The establishment of borders with India was difficult, the massacres of that year were tragic because they both claimed the possession of Kashmir, which is now separated by a ceasefire line, which continues not to please both countries. The state did not remain united because it was impossible to reconcile the religious and cultural differences of the two main factions, Hindus and Muslims. Due to the Muslim leader Muhammed Ali Jinnah’s “divide and rule” campaign, Pakistan was created for Muslims.
The new state was made up of two separate territories from northern India. The eastern territory, predominantly Bengali, was the most important of Pakistan’s early days, supplying the largest jute in the world, but the wealth was not invested here, the Bengalis becoming the poor relatives of West Pakistan. Revolted, they began to demand autonomy for their own state.
In 1971, a guerrilla war broke out in the east, which the Pakistani government tried to repress by force. Millions of refugees fled to India, which was forced to intervene in the war. As a result, East Pakistan became the independent state of Bangladesh in 1971. As of that date, West Pakistan struggled to find its own identity. Due to the spread of Islamic fundamentalism, this country adopted Islamic culture as its own.
Major conflicts of interest continue to exist, coupled with the struggle for power between feudal lords, traditional religious masters and new military men who held power until 1988, when legislative elections were held.
- Countryaah.com: Offers a full list of airports in the country of Pakistan, sorted by city location and acronyms.
- Abbreviationfinder.org: Provides most commonly used abbreviations and initials containing the country name of Pakistan. Listed by popularity.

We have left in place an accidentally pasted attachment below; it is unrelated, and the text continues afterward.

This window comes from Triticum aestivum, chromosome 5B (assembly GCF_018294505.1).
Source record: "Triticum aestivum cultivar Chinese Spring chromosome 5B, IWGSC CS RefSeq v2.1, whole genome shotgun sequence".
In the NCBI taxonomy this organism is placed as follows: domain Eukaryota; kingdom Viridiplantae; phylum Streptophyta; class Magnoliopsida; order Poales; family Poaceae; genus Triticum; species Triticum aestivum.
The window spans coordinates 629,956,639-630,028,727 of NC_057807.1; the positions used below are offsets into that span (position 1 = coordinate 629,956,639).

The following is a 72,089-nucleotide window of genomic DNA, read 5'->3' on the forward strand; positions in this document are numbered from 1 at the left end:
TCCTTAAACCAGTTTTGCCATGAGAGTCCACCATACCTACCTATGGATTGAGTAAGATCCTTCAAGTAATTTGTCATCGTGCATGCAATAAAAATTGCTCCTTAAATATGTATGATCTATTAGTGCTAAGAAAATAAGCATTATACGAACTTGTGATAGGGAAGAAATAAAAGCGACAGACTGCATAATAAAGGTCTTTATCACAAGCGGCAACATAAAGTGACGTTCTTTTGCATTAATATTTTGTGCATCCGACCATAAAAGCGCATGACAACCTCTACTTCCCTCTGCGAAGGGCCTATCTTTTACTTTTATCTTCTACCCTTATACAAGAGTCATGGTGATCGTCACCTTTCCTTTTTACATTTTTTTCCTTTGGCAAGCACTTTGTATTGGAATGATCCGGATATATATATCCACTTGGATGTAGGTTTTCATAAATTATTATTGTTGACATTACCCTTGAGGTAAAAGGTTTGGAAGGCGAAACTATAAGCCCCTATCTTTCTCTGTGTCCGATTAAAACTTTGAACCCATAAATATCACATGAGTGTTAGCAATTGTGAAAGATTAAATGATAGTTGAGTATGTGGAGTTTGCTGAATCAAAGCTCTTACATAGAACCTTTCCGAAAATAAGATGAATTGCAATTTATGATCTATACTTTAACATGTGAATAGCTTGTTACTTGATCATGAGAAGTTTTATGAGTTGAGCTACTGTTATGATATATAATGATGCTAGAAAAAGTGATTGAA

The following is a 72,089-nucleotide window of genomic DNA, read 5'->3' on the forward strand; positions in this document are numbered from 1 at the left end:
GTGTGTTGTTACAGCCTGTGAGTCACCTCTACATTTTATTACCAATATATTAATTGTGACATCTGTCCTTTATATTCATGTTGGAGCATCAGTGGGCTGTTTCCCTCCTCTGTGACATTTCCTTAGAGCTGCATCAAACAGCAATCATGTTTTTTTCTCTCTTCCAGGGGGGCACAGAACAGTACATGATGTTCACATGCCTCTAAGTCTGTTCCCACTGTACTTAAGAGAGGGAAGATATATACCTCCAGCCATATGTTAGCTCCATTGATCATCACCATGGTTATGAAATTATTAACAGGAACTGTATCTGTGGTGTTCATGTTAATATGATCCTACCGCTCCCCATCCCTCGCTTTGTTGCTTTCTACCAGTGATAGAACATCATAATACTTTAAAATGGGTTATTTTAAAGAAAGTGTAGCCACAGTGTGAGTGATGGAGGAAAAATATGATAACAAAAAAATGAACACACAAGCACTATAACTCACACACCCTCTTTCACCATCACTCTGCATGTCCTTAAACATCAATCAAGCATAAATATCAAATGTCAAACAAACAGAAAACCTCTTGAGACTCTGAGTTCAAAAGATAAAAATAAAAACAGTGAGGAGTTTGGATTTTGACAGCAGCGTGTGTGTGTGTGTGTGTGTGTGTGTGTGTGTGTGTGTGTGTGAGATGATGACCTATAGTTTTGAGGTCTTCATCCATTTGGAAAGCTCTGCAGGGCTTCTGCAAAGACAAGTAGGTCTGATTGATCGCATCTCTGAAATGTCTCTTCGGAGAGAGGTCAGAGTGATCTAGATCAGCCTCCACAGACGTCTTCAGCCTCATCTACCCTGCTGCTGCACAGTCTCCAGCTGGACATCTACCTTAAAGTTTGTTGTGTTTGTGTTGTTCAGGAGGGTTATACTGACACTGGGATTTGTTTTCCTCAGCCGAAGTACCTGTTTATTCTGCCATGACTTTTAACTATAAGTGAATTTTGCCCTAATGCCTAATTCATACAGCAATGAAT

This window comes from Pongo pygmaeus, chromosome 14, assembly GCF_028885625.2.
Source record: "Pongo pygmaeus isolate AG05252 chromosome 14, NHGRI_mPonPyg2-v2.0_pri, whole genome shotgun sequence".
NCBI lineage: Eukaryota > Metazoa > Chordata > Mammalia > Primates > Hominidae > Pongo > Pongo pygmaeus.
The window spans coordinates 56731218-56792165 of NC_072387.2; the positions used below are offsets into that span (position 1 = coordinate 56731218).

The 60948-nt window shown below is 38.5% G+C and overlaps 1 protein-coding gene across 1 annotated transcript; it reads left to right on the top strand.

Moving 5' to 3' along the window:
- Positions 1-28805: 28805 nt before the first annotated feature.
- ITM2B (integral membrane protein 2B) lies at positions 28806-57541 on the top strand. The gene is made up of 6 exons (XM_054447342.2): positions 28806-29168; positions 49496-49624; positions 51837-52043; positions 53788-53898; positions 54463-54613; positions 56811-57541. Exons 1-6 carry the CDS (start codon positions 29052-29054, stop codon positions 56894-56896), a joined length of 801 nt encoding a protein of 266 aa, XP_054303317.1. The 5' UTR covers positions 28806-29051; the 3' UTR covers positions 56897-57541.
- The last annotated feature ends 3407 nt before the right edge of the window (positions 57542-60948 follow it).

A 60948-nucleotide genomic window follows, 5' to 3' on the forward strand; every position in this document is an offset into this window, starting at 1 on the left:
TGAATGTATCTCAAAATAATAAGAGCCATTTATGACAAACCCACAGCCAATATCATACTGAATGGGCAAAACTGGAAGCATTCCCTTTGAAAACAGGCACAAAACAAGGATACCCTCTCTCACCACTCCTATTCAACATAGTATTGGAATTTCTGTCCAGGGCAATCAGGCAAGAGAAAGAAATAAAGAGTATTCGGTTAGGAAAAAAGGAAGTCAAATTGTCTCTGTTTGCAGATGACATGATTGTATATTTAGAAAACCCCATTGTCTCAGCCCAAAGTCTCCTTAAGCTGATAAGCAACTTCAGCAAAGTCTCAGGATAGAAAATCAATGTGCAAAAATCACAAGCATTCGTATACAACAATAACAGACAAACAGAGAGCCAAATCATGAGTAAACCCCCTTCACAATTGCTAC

1UpTravel.com – Maps of Pakistan
View the city, country, regional, and historical maps of Pakistan, an Asian country. Includes maps of Karachi, Lahore, Peshawar, and a map showing Jalalabad and Peshawar.
Asia Source- Map of Pakistan
Showing colorful map of Pakistan with its flag and various states. Includes area engrossed by Pakistan.
Infoplease.com- City Map of Pakistan
Discover a detailed and colorful map of this central Asian country, Pakistan with major cities.
Lonely Planet – City Map of Pakistan
Browse a colorful map of Pakistan. Includes various cities,capital, and other countries also.
Map of Pakistan
View a colorful map of Pakistan country with its different cities and capital, Islamabad.
Maps of Pakistan – Geographic.org
View a small, color map of this south Asian country and located major cities, bordering nations and water bodies. Plus, country facts.
Pakistan – Country Maps
Detailed country map marks cities, rivers, mountain ranges, and borders. Follow the link to a regional map.
Pakistan – Merriam-Webster Atlas
View a detailed, colorful map of this central Asian country, with major cities. Also, read a brief historical summary and country facts.
Pakistan – Multimap Map and Placename Index
Browse this extensive index of links to local Pakistani maps that feature zoom functions and road names.
Pakistan – National Geographic
View a satellite-created map of this Asian country. With zooming, and featuring find cities, land features, and bordering countries.
Pakistan – University of Texas Library
Follow links to view country, regional, thematic and city maps of Pakistan from the Perry-Castaneda Library map collection.